New requirement for an independent AML audit from the regulators

Firms fined for AML failures

The Solicitors Regulation Authority has fined six firms as it continues to clamp down on anti-money laundering non-compliance.

The firms were fined £800 and ordered to pay costs of £600 after they took over a year to demonstrate they had taken steps to comply with new regulations introduced in 2020.

The fine follows previous sanctions, the most high profile of which was QualitySolicitors Brett Holt who were fine £10,000 following procedural and documentary failures including:

  • Failing to conduct identity checks and holding address verification documents for clients involved in a conveyancing transaction in 2017
  • Failing to train staff on the law relating to money laundering and terrorist financing.
  • Not possessing a risk assessment as required by regulators between June 2017 and December 2018.

In 2019 the SRA wrote to 400 law firms reminding them of their compliance obligations, including the requirement to implement a firm-wide risk assessment. Ahead of January 2020 the SRA had asked all firms carrying out certain types of work to confirm they had the relevant risk assessments in place.

In January this year, the Legal Sector Affinity Group (LSAG) updated its Anti-Money Laundering Guidance for the legal sector which stated that ‘The practice must conduct an independent audit of the adequacy and effectiveness of its AML policies, controls and procedures’. The SRA has also pledged to test a sample of firms’ policies each month while expanding visits to every high-risk firm on a three-year rolling basis.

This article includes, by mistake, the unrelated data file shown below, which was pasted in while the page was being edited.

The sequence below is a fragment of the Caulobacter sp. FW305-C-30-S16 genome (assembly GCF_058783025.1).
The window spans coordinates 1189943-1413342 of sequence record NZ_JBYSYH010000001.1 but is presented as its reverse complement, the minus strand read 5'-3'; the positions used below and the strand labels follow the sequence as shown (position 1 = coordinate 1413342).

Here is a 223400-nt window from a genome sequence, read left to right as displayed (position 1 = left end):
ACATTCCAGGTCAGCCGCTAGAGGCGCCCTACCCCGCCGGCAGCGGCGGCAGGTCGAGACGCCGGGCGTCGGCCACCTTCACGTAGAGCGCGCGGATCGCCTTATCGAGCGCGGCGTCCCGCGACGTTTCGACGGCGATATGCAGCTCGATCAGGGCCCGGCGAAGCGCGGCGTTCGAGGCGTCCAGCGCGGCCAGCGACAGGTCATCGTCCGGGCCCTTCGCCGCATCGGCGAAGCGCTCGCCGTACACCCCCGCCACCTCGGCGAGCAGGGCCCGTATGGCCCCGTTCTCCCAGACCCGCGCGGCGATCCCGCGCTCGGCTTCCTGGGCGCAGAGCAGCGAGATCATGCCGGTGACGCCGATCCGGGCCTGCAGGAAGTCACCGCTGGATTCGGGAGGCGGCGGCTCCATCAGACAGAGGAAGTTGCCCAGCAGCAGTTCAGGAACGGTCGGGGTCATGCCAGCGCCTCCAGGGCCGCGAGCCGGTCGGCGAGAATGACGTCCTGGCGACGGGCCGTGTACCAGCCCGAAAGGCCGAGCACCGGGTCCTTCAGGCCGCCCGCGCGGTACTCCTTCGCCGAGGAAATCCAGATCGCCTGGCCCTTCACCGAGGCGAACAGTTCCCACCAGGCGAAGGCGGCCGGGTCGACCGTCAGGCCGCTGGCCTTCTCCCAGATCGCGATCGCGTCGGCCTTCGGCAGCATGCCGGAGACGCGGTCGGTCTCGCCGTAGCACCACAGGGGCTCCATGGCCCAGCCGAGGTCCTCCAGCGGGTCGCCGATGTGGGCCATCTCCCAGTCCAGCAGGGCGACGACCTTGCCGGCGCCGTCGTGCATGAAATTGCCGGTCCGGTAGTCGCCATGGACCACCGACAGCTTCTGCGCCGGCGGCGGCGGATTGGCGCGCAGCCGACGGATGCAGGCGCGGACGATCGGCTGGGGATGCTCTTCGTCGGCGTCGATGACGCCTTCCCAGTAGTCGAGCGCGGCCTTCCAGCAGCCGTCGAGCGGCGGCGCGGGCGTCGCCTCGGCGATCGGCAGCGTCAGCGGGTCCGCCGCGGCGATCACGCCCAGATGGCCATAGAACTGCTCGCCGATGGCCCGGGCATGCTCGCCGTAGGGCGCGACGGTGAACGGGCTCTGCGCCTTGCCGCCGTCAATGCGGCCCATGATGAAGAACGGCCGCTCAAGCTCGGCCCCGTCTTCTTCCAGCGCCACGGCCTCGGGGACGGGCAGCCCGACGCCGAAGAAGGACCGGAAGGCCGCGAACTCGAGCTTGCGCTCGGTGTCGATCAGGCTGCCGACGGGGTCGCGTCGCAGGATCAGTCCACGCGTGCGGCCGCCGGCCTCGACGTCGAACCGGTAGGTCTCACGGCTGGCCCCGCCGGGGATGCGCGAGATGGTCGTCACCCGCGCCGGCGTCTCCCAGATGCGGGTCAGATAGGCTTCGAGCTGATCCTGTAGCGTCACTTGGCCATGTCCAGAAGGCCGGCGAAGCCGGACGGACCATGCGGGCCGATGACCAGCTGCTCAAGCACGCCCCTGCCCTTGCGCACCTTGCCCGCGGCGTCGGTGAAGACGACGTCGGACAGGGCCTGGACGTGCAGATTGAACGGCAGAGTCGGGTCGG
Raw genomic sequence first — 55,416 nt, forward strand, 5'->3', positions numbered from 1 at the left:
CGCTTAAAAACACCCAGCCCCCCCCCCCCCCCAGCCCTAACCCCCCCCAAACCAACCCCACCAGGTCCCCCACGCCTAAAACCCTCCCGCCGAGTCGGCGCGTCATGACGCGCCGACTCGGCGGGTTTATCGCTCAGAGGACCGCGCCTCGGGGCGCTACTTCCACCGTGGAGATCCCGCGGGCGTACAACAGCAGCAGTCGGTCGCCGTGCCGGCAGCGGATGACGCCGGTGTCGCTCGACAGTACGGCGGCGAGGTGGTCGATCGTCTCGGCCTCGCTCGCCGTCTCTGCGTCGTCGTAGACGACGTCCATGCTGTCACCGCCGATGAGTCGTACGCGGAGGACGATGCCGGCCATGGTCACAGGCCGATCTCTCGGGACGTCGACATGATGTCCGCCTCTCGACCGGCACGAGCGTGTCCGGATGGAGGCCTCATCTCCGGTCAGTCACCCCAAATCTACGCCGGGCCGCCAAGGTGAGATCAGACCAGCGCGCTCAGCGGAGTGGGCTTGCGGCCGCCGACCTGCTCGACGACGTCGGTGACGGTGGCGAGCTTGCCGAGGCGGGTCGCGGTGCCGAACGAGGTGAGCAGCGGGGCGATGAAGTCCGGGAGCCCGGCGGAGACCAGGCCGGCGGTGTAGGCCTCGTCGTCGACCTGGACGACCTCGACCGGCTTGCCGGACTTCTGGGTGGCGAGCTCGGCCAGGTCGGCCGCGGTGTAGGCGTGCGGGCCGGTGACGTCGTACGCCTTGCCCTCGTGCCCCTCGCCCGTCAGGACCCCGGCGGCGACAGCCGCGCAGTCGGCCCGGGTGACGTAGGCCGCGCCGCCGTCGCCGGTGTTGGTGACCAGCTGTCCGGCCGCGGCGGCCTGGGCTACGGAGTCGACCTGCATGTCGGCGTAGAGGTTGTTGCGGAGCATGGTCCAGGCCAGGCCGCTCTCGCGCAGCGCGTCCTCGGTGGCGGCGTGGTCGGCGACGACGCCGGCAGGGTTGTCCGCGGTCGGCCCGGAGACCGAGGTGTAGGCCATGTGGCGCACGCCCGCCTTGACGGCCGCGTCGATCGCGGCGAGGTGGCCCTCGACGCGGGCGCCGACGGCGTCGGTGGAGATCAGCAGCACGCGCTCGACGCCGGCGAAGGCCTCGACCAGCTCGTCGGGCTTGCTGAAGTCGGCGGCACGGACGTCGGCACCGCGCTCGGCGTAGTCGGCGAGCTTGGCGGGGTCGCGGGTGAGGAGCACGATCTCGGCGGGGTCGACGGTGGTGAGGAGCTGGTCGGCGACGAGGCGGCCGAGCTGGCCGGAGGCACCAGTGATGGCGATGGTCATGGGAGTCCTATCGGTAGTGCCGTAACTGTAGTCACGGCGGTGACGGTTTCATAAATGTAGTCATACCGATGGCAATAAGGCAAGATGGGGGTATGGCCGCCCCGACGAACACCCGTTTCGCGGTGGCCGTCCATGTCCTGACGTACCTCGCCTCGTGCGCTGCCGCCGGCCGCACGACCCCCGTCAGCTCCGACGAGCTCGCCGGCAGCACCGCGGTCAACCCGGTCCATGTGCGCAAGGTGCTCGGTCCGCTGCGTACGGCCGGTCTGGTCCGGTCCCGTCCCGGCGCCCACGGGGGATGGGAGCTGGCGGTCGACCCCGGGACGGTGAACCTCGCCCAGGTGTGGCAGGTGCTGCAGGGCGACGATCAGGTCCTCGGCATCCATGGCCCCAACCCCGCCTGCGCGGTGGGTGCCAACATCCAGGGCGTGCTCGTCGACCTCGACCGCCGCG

In March, HMLR launched its Digital Identity Standard, dubbed the Safe Harbour Scheme. It encourages firms to use technology to enable home movers to verify their identity using their phone. While the new standard is described as optional, it offers a ‘Safe Harbour’ for those conveyancers who meet the requirements. HM Land Registry would not seek recourse against conveyancers who comply with the standard in the event their client was not who they claimed to be.

This makes identity verification much more convenient as it can be done at any time, without the need to meet physically, for all clients whether residential or commercial. It also provides enhanced security by requiring the use of smartphones to extract encrypted information contained within the chips of documents such as passports.

The firms fined for non-compliance are Bradford practice Cartwright Solicitors, south east London firm Morrison Spowart Solicitors, the recognised sole practice of Alister Pilling, based in Camborne in Cornwall, Essex firm Fairhurst Menuhin & Co Solicitors, JE Bennett Law Ltd in Kent, and Newbury-based Charles Hoile Limited. Each has now provided the information required by the SRA about measures in place to tackle money laundering.

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